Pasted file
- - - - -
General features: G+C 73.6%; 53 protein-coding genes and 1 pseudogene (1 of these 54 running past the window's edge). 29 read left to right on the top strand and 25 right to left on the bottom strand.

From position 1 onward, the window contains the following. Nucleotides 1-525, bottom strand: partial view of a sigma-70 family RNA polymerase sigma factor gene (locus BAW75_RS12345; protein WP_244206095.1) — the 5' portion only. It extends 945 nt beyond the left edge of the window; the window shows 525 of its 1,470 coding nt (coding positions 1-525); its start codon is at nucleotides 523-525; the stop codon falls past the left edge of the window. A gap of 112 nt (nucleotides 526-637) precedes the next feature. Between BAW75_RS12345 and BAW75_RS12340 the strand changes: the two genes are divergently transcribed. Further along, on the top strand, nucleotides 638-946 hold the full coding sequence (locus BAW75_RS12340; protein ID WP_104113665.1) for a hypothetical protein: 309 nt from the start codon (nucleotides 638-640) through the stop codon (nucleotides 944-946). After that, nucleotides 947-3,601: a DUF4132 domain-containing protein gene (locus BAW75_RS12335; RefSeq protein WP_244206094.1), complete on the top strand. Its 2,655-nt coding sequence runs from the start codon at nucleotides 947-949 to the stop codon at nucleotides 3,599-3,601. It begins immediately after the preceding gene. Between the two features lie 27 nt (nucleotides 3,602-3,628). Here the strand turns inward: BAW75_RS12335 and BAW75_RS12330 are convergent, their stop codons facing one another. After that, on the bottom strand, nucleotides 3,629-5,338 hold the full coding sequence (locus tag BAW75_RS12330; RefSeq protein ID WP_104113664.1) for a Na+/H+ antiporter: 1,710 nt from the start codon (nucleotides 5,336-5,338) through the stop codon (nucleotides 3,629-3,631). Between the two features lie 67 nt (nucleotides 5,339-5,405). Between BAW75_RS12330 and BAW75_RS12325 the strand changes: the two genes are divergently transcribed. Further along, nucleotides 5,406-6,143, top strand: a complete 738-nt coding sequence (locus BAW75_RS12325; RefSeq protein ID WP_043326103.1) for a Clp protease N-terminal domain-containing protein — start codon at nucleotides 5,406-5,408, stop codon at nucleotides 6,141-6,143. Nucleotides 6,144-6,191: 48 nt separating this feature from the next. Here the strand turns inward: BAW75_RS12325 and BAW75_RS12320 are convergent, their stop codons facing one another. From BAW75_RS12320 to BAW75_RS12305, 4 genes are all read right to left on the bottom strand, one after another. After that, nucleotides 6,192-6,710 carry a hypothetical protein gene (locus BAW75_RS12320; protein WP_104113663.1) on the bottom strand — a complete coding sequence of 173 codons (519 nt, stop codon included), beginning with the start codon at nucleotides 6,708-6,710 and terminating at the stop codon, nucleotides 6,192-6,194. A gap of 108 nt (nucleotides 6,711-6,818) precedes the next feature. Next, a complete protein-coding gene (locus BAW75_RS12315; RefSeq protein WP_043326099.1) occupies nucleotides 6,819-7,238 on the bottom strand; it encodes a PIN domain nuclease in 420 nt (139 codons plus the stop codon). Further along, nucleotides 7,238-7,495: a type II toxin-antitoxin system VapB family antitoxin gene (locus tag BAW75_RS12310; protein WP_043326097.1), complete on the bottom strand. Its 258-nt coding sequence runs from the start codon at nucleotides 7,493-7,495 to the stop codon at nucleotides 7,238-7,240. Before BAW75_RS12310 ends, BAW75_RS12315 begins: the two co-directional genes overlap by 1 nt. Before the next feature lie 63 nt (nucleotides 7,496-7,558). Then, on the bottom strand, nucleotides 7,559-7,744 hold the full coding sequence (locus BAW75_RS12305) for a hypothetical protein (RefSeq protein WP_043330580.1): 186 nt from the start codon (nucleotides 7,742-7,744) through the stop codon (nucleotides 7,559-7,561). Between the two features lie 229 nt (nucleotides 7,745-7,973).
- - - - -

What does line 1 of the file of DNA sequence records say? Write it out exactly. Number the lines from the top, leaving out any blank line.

General features: G+C 73.6%; 53 protein-coding genes and 1 pseudogene (1 of these 54 running past the window's edge). 29 read left to right on the top strand and 25 right to left on the bottom strand.